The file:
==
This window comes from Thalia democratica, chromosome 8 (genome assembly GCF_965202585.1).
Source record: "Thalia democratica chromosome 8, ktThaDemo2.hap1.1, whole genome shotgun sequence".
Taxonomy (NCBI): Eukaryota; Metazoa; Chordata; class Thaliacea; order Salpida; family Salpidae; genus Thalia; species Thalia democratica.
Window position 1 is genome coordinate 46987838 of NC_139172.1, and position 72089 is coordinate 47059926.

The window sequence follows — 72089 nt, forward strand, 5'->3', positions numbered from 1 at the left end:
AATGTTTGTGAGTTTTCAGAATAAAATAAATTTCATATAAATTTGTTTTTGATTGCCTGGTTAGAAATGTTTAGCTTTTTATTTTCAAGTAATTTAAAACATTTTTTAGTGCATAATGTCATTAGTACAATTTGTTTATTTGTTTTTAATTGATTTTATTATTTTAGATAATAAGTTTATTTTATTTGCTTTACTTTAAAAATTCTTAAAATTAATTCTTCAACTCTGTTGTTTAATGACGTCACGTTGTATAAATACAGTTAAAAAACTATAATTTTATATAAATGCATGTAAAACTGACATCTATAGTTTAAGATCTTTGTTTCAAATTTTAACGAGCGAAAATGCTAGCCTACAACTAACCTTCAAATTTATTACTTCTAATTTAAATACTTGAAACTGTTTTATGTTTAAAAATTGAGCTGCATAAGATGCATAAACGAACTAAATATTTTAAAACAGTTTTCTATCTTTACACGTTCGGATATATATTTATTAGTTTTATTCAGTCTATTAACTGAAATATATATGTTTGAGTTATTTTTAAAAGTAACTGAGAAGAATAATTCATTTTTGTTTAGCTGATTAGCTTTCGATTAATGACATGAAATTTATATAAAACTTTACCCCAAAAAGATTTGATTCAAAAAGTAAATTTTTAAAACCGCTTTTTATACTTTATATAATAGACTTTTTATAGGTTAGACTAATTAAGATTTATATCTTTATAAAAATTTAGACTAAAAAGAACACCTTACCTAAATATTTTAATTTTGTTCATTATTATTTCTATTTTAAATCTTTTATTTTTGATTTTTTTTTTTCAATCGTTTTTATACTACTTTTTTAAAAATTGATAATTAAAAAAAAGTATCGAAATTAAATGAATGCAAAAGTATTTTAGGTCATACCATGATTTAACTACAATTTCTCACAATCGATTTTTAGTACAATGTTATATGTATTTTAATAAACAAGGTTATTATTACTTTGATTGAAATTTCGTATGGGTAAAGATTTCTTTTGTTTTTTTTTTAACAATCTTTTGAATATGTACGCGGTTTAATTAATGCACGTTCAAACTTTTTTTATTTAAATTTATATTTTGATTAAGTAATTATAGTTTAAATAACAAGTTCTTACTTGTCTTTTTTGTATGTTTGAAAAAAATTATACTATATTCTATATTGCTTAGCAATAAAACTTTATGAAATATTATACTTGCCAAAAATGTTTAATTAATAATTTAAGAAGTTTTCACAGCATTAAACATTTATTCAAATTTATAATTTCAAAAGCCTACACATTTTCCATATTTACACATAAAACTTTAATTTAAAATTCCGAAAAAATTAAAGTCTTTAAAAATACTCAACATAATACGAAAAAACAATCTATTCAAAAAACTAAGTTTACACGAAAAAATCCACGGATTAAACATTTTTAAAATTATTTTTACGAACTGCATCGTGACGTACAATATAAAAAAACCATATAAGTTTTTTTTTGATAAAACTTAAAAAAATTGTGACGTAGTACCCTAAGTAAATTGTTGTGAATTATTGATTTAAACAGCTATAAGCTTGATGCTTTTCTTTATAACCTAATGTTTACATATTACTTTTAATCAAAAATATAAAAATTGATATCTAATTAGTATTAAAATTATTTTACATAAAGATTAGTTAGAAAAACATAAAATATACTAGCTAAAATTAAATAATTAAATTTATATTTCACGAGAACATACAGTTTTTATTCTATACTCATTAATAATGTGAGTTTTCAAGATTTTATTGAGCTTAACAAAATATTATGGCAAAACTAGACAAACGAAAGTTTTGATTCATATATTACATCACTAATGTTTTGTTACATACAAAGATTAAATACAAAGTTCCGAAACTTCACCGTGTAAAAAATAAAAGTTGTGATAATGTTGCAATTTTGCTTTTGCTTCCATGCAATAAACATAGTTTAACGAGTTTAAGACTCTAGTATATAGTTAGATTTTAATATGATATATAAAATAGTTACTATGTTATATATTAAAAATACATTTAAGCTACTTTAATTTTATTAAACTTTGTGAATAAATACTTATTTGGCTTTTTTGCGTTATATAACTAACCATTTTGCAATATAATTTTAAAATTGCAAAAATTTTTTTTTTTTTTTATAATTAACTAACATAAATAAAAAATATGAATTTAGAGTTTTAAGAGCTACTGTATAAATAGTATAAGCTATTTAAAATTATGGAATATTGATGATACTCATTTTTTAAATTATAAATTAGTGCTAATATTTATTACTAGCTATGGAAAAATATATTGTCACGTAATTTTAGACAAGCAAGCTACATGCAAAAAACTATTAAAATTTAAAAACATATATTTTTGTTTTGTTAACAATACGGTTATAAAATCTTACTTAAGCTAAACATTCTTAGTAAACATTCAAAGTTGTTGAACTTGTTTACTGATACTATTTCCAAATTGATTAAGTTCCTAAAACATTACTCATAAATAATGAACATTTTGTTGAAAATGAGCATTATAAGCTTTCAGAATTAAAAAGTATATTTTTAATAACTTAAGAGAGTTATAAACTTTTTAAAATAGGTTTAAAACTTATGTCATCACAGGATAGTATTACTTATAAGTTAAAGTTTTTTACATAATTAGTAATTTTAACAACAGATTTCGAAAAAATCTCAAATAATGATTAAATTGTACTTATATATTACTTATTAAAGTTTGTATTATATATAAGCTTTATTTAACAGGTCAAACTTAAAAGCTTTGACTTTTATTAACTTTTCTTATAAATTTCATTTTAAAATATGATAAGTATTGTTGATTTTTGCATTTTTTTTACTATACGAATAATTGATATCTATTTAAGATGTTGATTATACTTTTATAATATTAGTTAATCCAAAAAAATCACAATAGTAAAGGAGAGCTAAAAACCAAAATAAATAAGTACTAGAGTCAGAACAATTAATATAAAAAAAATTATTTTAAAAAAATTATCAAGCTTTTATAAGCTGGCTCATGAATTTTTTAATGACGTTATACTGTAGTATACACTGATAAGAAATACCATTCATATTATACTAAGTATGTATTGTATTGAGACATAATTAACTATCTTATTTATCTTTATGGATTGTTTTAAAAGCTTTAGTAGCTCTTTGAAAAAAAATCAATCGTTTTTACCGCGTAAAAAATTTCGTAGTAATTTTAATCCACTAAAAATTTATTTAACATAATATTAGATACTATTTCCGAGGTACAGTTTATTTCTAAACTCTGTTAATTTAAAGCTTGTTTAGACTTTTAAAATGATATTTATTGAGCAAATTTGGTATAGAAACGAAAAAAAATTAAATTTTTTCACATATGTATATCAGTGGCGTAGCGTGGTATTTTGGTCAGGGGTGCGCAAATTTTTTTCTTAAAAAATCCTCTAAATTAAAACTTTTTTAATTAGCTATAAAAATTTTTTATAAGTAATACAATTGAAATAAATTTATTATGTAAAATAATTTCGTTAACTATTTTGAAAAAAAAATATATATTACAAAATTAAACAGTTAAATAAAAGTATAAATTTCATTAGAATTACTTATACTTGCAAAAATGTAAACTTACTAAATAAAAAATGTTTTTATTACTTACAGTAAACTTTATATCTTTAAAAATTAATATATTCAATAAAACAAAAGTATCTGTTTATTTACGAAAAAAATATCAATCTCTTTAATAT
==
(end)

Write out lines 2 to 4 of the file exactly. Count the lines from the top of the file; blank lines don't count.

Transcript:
Source record: "Thalia democratica chromosome 8, ktThaDemo2.hap1.1, whole genome shotgun sequence".
Taxonomy (NCBI): Eukaryota; Metazoa; Chordata; class Thaliacea; order Salpida; family Salpidae; genus Thalia; species Thalia democratica.
Window position 1 is genome coordinate 46987838 of NC_139172.1, and position 72089 is coordinate 47059926.